The first time I ever went to an Escape Rooms was downtown LA with my daughter and godson. The way I remember it we had to unlock all these clues from an abandoned Safari encampment where some aliens or ancient curse had killed everybody and if we didn’t solve the puzzle, we’d go blind or something.
Anyway, SUPER hard.
Now, my godson is way smarter than me and quite the competitive gamer (was actually in the top ten Pokemon gamers in the WORLD at one point). However, we didn't get as far as we hoped.
Life can often feel like an impossible puzzle.
You get thrown into circumstances that complicate life beyond your ability. You’re trying things you’ve tried before, getting advice from people who’ve helped before, but it isn’t opening anything up. Maybe you think you see a clue from time to time, but you don’t want to make the wrong move.
The word we often use for this is “STRESS” and a lot of us are experiencing it in this odd time of COVID-19 and social distancing.
Stress is what we feel when confusion or tasks get loaded with a layer of responsibility.
It wouldn’t be so hard if you didn’t have a paycheck hanging in the balance (or lost completely) or a child who needs you to come through or a teammate counting on you. You could relax if you hadn’t already said you were going to deliver, but now you’re over-committed and you don’t know who to let down.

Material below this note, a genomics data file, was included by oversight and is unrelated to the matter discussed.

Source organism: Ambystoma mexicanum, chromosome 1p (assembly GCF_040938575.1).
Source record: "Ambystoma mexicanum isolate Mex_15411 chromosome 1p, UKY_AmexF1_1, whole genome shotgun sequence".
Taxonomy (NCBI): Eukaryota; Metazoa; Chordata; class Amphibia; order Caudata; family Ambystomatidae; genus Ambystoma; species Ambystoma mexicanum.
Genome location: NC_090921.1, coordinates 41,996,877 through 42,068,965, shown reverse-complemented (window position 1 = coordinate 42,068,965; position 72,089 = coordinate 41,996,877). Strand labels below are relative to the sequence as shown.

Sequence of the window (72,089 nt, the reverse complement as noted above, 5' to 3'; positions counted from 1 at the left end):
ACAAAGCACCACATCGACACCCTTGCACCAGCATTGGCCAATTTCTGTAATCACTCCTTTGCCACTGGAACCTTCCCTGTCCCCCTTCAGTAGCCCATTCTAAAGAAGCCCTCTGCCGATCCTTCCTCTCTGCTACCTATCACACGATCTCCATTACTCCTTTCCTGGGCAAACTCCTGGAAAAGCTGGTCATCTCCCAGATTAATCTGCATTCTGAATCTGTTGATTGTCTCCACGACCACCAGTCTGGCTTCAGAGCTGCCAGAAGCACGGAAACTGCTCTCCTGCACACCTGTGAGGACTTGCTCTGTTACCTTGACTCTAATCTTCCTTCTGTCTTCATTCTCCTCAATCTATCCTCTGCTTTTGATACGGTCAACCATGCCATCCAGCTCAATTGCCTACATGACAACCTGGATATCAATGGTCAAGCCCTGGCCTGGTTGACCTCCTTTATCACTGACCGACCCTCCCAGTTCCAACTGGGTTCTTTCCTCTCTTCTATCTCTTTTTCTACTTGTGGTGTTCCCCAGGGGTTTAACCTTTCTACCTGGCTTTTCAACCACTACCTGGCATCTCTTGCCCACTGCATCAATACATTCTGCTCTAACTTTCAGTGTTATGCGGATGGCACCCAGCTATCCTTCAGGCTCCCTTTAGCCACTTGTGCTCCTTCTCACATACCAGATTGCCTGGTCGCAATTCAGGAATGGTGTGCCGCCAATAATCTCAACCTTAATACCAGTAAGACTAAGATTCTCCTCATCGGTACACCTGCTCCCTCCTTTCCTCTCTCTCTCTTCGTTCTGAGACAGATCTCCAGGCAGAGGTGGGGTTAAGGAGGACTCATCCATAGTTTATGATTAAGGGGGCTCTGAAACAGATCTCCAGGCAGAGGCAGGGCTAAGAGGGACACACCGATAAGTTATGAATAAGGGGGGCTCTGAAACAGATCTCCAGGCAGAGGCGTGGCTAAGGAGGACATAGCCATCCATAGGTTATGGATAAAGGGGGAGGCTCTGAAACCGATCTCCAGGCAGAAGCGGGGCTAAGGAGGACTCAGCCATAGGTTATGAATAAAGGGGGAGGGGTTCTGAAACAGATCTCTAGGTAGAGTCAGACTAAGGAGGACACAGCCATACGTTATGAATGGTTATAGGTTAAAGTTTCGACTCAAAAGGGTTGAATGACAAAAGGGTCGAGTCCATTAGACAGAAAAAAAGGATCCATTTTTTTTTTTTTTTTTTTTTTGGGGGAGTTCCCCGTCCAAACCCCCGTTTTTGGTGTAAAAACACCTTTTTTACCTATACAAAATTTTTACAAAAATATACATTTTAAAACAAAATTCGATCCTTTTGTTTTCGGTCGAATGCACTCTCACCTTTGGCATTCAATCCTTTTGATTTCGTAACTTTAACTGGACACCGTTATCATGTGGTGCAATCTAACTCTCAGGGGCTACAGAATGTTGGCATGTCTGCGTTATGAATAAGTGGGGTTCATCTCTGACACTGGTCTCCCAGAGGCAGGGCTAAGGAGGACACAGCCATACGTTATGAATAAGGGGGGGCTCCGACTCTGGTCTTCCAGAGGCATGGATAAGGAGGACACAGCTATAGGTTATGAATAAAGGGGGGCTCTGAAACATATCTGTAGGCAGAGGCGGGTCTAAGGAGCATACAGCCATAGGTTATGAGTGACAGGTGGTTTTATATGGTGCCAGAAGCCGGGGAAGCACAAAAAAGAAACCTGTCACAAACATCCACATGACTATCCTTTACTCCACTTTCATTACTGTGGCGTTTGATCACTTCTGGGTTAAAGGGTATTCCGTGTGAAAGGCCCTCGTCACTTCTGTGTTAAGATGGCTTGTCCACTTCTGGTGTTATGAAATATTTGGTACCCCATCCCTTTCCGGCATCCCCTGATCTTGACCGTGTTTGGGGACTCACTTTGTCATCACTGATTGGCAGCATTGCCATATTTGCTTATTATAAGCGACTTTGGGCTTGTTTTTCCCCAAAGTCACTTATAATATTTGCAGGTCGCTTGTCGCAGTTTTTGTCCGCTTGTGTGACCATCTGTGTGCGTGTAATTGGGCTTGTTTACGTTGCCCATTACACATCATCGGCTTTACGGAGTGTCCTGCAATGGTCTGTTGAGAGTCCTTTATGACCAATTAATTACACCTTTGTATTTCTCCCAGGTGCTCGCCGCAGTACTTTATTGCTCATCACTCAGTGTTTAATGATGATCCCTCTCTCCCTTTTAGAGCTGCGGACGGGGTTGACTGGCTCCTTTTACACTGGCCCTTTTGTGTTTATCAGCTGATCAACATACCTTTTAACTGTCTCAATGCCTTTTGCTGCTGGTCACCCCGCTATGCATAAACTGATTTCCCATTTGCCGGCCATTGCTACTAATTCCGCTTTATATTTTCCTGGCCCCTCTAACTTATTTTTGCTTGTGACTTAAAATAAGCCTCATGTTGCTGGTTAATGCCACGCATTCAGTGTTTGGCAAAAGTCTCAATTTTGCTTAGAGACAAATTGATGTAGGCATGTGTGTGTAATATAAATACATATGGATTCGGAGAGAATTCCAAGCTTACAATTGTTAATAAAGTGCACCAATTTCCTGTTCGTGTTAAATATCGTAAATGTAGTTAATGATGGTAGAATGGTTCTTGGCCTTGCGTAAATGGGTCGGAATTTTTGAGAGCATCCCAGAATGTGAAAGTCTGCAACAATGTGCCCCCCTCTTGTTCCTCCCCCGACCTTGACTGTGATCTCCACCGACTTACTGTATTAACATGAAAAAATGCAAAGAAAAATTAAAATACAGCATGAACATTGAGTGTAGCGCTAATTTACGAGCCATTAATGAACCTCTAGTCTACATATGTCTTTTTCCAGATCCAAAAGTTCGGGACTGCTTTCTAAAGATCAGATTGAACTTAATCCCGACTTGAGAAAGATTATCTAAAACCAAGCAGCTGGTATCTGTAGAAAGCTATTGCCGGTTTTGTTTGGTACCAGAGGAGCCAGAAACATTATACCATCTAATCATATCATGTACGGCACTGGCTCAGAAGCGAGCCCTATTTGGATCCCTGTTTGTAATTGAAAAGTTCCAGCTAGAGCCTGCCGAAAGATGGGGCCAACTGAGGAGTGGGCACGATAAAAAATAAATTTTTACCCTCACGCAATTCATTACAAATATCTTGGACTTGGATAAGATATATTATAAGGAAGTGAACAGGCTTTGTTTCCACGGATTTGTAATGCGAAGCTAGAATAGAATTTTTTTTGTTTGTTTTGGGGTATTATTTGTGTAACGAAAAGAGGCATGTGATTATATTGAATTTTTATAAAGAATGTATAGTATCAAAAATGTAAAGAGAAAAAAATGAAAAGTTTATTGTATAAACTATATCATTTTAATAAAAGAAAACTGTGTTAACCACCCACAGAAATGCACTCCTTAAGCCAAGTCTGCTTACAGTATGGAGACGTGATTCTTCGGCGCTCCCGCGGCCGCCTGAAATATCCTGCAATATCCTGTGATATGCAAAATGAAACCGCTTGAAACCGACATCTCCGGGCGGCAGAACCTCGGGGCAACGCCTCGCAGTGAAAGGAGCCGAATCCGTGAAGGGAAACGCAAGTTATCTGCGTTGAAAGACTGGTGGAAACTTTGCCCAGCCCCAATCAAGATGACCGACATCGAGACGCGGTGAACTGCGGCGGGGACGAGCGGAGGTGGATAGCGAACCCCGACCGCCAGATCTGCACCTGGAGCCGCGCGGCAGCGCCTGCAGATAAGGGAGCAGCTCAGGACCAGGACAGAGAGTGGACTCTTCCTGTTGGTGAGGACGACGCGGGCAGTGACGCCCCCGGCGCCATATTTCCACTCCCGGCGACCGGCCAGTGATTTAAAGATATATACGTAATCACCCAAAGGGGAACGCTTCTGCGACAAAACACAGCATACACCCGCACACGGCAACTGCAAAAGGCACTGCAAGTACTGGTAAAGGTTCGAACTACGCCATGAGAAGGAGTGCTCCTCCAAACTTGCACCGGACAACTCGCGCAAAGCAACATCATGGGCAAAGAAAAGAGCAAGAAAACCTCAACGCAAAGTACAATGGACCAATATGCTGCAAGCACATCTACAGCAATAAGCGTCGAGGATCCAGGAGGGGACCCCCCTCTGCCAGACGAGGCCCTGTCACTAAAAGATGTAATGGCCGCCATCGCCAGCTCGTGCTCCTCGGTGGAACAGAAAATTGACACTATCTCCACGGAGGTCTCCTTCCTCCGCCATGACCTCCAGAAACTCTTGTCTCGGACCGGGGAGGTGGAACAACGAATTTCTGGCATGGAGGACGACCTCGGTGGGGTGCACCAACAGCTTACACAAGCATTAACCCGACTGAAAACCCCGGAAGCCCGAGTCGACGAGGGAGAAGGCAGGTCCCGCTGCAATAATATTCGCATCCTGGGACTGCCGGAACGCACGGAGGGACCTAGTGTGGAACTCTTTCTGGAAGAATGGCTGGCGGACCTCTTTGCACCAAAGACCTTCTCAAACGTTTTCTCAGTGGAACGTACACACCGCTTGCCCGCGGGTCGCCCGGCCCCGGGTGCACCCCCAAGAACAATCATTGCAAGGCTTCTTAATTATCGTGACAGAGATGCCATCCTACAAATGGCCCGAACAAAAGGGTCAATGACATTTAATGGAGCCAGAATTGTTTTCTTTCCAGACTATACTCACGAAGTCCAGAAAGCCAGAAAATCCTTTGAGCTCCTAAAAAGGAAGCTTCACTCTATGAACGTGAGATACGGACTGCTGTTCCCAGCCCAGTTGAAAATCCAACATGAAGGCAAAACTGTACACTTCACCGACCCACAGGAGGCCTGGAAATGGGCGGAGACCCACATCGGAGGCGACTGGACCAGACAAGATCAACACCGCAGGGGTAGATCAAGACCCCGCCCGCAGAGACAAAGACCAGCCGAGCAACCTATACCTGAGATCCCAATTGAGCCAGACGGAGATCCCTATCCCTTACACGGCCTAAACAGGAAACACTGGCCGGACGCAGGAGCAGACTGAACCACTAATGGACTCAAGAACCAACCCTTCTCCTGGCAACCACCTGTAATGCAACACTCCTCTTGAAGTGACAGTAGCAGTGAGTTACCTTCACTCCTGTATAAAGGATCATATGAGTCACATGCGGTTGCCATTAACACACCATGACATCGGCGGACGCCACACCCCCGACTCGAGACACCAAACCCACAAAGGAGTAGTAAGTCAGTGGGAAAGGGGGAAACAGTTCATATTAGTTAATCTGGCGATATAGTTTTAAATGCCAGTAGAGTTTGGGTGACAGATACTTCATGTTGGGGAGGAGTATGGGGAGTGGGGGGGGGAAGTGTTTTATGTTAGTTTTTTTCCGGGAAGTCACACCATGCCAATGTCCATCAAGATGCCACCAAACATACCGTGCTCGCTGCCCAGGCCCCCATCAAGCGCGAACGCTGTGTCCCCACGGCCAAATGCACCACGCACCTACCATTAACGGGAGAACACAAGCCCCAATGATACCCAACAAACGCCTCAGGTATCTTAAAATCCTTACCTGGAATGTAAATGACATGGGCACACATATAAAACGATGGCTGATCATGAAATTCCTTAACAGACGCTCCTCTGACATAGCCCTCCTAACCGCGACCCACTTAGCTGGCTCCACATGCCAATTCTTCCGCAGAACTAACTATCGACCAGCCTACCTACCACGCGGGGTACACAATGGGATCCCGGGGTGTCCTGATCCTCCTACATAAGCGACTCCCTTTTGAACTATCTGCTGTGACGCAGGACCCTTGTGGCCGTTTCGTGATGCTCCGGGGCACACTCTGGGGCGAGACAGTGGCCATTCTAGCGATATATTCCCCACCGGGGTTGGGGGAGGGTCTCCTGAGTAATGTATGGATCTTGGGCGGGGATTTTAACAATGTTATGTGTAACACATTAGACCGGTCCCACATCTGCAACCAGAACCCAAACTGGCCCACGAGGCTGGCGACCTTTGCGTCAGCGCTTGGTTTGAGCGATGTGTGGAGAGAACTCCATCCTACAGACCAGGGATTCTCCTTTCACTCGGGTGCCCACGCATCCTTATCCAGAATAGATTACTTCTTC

It's not uncommon to "escape" from this stress-filled "room" by binging or blitzing. Since almost all of our time is currently behind closed doors, these escapes might seem like the only options we have.
We binge on food, exercise or copious diversions.
We blitz on alcohol, smoking or porn.
Binging and blitzing on social media doesn't help because we subject ourselves to a highlight reel of how unstressful other people’s lives must be.
You run to Twitter, but only find bad news, panic and mudslinging (and nothing helps relieve stress like knowing the WHOLE world is burning).
If this is what we do with stress, it’s should be no surprise that our culture continues to suffer a stress pandemic.
Anxiety disorders are being diagnosed at unprecedented rates—affecting some 18% of adults in our country. The average American teenager reports feeling the same level of depression, anxiety and stress as the typical psychiatric patient did in the 1950’s.
I don’t know if you feel like you’re on the brink today or even over the edge, but ALL of us have carried a level of overwhelm, pressure and worry.
Maybe it generally lights up most at work, on set, on campus.
If the nucleus of stress for your is your home life, then #StayHome is forcing you to spend all your time at Ground Zero.
What I want to empower you to know today is that whatever level of stress you have, it’s actually not embedded in a feeling, it’s a belief that you’re living out. You put your world through an algorithm in your head that spits out more and more stress into your soul.
Think about it: If I would’ve believed that my time in the escape room was real, it was really happening, and if we don’t solve this problem the zombies will attack, then my experience in that room is…STRESS.